Catch-Up Quickies 37

First a quick explanation!

Due to some severe health issues over the last few years, and a lingering chronic condition, my planned review schedule went right out of the window and I have been scrabbling ever since to get it back on track.

In my latest attempt to try to regain some lost ground, I have been scrunching some of my (overdue) NetGalley reviews together into one or two posts each week: shorter reviews, but still covering all of the points I intended to.

That’s the plan anyway and it is Cupid’s month, so let’s see if we can find some books to fall in love with!

Title:  Sisters of Moonlight
Author:  Katherine Livesey
Publisher:  HarperCollins UK, One More Chapter

Blurb:  Anne of Green Gables meets Diana Wynne Jones in this whimsical fantasy adventure perfect for teen readers.

Each step was like an old familiar song…

Still recovering from the inferno that consumed Kelseth lighthouse, apothecary Lily Knight, powerful witch Alice Blackwell, and their newfound family find refuge in a mysterious mist-wreathed castle to regroup and draw up a plan of action.

Because the shadows are closing in and Hecate Winter, High Priestess of the notorious coven that almost cost Alice her life, is only getting stronger…

But there are murmurings of an even more sinister threat brewing on the horizon – and it has something to do with the castle.

When Alice’s nightmares begin to bleed into her daily reality, everything changes.

Can Lily pull her back from the edge or will she finally succumb to the darkness?

Review: This is a sequel to Sisters of Shadow and it is best to read them in order as the stories and characters follow on so you would miss important development if you dive straight in to this second book.

This is marketed as a teen fantasy adventure series, but the character ages felt a little ‘off’ to me, making me wonder whether this was originally pitched as a middle-grade story and then tweaked. Alice, Lily, Grace and Jem are supposed to be late teens, Cass and Morven mid-teens, and Brenna and Maeve tweens, but it felt like Alice and co acted far younger at times whilst considering themselves adults (drinking, having sex, parenting the others). And they kept calling the others ‘children’ and treating them like ‘little ones’ even though there is only a few years age difference between some of them!

I had far less sympathy for main characters Alice and Grace in this book than I did in the last, as most of their problems here are caused by their own thoughtlessness, selfishness and self-absorption. Hecate and the Brotherhood really don’t need to try to destroy them – Alice and Grace can do it all by themselves and take all their friends down with them. In stark contrast, Lily and Jem feel old before their time, and a little too saintly!

There are some major character developments in this story too, especially in the case of Uncle Alf and Hecate. I am a bit baffled at how quickly Hecate switches from the Big Bad witch to be feared by all for her evil tortures, to a petty teenage girl throwing strops and fussing about friendships, and allowing Alice to tantrum all over her.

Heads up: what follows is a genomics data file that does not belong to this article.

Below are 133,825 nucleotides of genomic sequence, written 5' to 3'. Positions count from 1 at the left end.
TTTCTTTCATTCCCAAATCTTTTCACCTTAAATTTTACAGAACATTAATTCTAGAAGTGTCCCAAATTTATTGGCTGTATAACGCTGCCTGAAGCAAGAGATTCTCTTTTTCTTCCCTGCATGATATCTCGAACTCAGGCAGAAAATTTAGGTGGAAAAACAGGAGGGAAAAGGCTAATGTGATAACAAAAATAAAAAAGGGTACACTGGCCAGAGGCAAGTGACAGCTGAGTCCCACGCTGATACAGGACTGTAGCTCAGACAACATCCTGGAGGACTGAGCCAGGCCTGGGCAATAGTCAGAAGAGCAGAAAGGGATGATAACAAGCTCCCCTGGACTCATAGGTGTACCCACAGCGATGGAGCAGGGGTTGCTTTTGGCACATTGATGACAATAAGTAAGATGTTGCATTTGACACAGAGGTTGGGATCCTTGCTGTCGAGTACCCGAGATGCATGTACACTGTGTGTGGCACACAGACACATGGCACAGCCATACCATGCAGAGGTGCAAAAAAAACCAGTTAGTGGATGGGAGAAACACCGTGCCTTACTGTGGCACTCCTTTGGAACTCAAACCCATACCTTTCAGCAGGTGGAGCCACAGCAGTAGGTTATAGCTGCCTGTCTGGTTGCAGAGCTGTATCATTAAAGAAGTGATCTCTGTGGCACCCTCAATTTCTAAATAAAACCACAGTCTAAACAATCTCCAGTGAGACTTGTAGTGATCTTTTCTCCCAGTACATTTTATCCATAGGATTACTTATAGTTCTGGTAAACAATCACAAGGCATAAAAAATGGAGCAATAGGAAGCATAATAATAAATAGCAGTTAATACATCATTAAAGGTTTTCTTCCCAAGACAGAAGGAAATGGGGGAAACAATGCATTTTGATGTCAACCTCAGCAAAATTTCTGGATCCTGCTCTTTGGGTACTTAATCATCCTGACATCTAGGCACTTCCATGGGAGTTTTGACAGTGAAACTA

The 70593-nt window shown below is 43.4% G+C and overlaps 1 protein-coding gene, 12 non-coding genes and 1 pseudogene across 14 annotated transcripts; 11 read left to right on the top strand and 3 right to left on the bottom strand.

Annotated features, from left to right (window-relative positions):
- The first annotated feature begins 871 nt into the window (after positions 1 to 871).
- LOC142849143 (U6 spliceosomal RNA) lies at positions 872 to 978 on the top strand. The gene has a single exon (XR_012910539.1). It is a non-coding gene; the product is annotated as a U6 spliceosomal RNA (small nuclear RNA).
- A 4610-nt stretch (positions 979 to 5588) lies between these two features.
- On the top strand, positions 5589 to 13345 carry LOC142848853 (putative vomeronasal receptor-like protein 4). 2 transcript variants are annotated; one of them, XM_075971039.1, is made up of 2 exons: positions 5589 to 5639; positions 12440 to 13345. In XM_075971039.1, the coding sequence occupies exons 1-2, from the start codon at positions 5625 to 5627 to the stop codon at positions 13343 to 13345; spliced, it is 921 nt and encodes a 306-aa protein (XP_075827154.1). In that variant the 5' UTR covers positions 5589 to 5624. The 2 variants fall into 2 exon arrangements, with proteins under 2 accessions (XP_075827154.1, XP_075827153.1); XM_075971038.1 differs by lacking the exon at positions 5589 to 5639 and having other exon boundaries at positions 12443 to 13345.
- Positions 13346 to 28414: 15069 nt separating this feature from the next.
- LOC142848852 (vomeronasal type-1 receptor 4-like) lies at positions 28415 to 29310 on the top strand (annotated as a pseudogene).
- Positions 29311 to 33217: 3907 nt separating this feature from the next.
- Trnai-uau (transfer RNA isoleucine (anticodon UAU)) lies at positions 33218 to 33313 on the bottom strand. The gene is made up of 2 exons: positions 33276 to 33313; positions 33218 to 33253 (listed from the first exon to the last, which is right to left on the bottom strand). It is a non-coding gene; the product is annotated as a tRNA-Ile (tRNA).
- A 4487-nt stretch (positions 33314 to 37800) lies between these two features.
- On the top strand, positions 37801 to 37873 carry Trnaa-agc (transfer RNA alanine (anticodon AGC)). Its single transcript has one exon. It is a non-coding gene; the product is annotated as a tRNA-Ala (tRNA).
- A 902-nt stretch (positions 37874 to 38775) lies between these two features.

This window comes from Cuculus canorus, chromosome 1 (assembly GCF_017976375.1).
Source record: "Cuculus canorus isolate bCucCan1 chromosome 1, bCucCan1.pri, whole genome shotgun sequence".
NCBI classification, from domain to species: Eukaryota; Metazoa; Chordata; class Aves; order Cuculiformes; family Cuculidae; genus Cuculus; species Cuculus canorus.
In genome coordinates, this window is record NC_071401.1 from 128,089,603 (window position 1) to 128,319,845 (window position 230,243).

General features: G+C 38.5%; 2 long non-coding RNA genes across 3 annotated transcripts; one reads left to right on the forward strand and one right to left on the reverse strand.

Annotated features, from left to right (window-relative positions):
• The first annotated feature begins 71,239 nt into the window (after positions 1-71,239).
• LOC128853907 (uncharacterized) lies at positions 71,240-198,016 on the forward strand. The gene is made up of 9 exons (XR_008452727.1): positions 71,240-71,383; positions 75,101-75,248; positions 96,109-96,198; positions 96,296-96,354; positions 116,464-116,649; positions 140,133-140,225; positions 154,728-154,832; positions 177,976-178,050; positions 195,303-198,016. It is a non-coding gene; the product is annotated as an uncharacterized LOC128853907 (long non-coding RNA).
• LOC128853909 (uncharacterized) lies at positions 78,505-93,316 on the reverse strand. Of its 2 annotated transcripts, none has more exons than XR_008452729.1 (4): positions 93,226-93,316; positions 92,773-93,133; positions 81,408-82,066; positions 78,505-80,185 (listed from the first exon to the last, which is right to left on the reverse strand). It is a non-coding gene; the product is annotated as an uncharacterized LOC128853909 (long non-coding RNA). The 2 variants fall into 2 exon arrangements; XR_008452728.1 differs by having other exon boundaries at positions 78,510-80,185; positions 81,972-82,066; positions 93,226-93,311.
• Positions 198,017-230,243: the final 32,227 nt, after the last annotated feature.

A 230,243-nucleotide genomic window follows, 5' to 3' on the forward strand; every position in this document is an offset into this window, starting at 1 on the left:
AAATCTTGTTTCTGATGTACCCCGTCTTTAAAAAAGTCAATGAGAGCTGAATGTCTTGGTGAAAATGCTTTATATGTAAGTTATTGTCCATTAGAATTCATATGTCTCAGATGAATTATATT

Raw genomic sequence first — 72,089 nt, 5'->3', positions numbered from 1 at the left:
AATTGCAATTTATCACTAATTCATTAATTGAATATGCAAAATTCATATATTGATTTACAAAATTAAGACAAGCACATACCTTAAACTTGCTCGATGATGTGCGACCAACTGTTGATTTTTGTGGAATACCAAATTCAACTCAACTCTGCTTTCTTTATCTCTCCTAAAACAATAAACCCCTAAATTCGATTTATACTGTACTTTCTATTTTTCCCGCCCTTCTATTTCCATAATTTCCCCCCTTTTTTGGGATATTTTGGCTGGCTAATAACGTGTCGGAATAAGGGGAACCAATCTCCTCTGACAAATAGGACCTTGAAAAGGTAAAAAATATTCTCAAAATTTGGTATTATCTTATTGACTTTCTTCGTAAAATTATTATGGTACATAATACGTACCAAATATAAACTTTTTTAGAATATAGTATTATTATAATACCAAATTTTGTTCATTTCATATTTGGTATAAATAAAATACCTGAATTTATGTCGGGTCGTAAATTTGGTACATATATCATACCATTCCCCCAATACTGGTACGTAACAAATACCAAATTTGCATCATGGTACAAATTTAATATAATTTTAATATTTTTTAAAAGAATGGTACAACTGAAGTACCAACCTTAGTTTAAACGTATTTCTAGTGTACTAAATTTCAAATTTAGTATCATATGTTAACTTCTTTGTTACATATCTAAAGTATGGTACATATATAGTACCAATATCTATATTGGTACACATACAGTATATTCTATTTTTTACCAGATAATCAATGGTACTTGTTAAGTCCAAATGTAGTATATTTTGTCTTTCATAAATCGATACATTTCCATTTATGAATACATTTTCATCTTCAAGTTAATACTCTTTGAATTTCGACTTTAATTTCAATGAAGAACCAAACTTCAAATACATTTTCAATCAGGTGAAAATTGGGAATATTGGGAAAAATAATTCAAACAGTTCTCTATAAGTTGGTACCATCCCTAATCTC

The ending is open ready for the final book in the trilogy, but I think I will probably leave it here, as this one just wasn’t for me. Perhaps actual teens might enjoy this one more, buying in to the relationship dramas and vague dangers a little more than adults would.

I do have to say though, the covers are gorgeous!

Purchase Link: Sisters of Moonlight on Amazon

Title:  The Birdcage
Author:  Eve Chase
Publisher:  Penguin Michael Joseph UK

Blurb:  Three sisters. A twenty year old secret. One chance to set it free . . . THE SPELLBINDING NOVEL FROM THE SUNDAY TIMES BESTSELLING AUTHOR OF RICHARD & JUDY PICK THE GLASS HOUSE

When half-sisters Lauren, Flora, and Kat are unexpectedly summoned to the Cornish house where they spent their childhood summers, it’s the first time they’ve dared return.

Because the wild cliffs and windswept beaches hide a twenty-year-old secret.

The truth about what they did.

Someone who remembers them lurks in the shadows, watching their every move.

And there are other secrets, even darker than their own, waiting to be unearthed . . .

Review: The Birdcage is an emotional, dual-timeline, coming-of-age, family drama.

The story is told from the perspectives of each of the three sisters – Lauren, Flora and Kat – in the ‘present-day’ narrative and the flashbacks to 1999 are told from Lauren’s first person viewpoint. The language is evocative and conjures sensually vivid images that brought a lot of nostalgia with them.

The plot is all about memories, secrets and hidden truths; the masks we wear, even for our loved ones and to ourselves; about imagined comparisons to the lives of other people and about sisterhood. The reader is pulled from chapter to chapter, chasing the different stories and conflicting perspectives to try to piece together the full picture of what the pivotal event was from years before and how it all happened.